From childhood on, I endured horrendous migraines. The typical headache started on the left side of my neck, crawled up to my temple, and there it did sit for three days, hammering away at my sanity. Nothing worked. Not the wonder drugs, not dietary restrictions, not massage, certainly not exercise, not acupuncture. Nothing.
Life was hard, and I felt cursed. Eventually, I realized that if I caught the stinkin’ thing early, early, early, at the first twinge of neck pain, and hit it with caffeine, and never, never, never consumed caffeine for any other purpose, I could sometimes knock a headache down. Sometimes.
After a few years of focusing on early detection, I realized how many migraine triggers I have: Fatigue, dehydration, low blood sugar, stress, anxiety, overexertion, overheating even if I wasn’t exercising, prolonged noise, sitting in the truck all day no matter how happy I was to be on the road, working out too hard… Except, wait a minute.
These stressors might not give everybody migraines, but they aren’t subtle. The human body is designed to signal when it’s in want of something basic—like food, water, rest, quiet, movement, warmth, cool—and my triggers were simple indeed.
Fast forward, to me on the phone with a foster mom, who’s lamenting that the foster child in her house is impossible to put to bed. Little Britches is up roaming half the night, though he might fall asleep in school. He’ll eat until his stomach rebels but will also skip multiple meals without thinking anything of it. He still has accidents though he’s in kindergarten. The boy is a rolling wreck, and when foster mom asks him why he does what he does, the kid can’t understand the question.
This child and I have something in common. He’s learned to focus on his outward environment intensely and at all times, because when your parents are substance abusers, or mentally ill, you dare not take your eyes off them. You learn to live without sleep, without regular meals, and so forth, because your survival depends on being able to ignore bodily needs, even bodily urges.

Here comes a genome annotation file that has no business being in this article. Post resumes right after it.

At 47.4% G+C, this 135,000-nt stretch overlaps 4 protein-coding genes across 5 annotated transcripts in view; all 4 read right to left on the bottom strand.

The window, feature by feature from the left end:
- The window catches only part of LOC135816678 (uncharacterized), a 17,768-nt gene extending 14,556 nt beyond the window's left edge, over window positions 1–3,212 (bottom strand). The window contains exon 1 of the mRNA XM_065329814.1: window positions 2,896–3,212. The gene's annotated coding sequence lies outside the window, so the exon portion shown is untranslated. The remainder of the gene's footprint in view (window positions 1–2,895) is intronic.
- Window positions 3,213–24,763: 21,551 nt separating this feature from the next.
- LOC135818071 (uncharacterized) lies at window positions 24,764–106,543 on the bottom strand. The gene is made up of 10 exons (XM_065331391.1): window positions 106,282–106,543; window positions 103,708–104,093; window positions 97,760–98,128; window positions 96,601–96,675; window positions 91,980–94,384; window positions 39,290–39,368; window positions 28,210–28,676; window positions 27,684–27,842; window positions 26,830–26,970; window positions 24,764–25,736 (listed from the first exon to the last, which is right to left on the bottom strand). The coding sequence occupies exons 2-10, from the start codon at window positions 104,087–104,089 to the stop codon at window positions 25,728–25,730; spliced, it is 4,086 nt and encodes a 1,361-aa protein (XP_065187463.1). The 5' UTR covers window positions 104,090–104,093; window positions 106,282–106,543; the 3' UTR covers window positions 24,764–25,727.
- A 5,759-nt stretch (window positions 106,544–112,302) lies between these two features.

I was never abused as a child (thank you, Mom and Dad), but I suffer vestiges of the SuperMom complex, and have to accuse myself of self-neglect, at least. I bit off more than I could chew, and might have gotten better about asking for help, except I was an utter failure at recognizing when I even needed or deserved help. I often didn’t know when I was thirsty, hungry, lonely, tired…. What I knew, was that my to do list never ended. No wonder life was tough.
I’m happy to report I haven’t had a bad headache for years. My grandma and my dad noticed their migraines abated as the kids left home, the career settled down, and the finances came to heel, though my dad also swears inchoate hardening of the arteries probably helped too.
I don’t think so. I think Paying Attention is the start of a lot of wisdom, and one of the things we expect of ourselves toward our loved ones.
So this week’s question (drum roll please): What signals to you that you need some TLC? How do you know you need to delegate, say no, put your feet up, or otherwise circle the wagons, and how did you learn this about yourself?
And of course… To one commenter, in honor of Valentine’s Day, I’ll give away a $25 Amazon card and signed copy of Joanna Bourne’s “The Black Hawk,” which is about the best romance novel I have ever read, and infinitely more worthy of attention than a boring old to do list.